Reviews

SixTwoSeven
Some Other’s Day

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The great thing about this release is that the music has the weight and energy of authentic rock, yet it’s also been recorded and produced to a supremely crisp and clear quality – you get all of the intensity, without any of the haze or fuzz of the distortion.

The riffs featured on opening track Wreckless Soul offer up a memorable and uplifting signature sound that runs effectively and intermittently alongside the snippets of vocal melody that make up the verses. The leading vocal comes through with power and character, yet similarly it has that clarity that allows you to enjoy the thickness of rock music and still pick up on and follow along each and every lyric.

Joshua’s Song begins by presenting the skill and passion of the band’s drummer, followed shortly by the pace falling away to reveal an emotional and enjoyably melodic bit of songwriting. The hook brings the weight back a little, and the lyrics here really utilise story telling in a way that sinks in after just a single listen. The song has depth to it, and still the heaviness and style of the instrumentation makes it yet another moment of rock and roll bliss that can (and should) be listened to at high volumes.

Top Of The World initially has the feeling of being a song about overcoming. The opening chord progression and the title alone create this mood of positive evolution, of leaving being the bad and focusing on the good. The lyrics, however, tell a more detailed and revealing version of the story. The band write songs that really open up in an honest and unapologetic way – this is something that always has and always will have value in music. The key change in this song makes for a powerful moment of contrast and lets that central section really hit with impact. The truth of the song is far from the expected, and that adds to the individuality and realness embedded in the sound. This track is a definite highlight.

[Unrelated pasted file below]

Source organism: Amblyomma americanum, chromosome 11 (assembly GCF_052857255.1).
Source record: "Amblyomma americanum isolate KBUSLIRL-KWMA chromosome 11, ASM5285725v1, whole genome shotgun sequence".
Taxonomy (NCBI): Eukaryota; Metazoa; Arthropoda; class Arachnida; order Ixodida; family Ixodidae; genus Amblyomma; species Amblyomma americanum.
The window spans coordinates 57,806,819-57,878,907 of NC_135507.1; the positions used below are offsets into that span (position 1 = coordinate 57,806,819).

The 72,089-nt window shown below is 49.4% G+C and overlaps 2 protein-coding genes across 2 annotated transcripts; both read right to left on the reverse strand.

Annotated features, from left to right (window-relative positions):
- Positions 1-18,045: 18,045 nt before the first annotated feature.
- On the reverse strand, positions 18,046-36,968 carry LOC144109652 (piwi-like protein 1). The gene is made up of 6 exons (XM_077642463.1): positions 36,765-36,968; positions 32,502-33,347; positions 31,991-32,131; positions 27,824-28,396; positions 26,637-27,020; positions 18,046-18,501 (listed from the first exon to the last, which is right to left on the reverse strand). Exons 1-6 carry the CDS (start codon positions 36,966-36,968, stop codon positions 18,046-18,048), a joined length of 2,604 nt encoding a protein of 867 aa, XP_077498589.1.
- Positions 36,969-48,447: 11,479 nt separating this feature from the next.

The final song on the EP is One Single Night. There’s an immediate level of attitude and angst to the fast paced, delicately urgent opening riff, and the sheer emotion and grit that can be heard in the leading vocal. The band utilise contrast effectively once again, the verses have that Foo Fighters sort of gentleness that comes soaked in anticipation of what’s to come – All My Life came to mind a little. This final song makes for a strong finisher and showcases some really creative musical performances that surround and support the song’s sentiment and story with brilliant relevance and artistry. This EP in its entirety is a worthy contender in today’s world of original rock. A live show is a must and hopefully there are some longer projects in the pipeline.

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Rebecca CullenMusician & writer with an MA in Songwriting.


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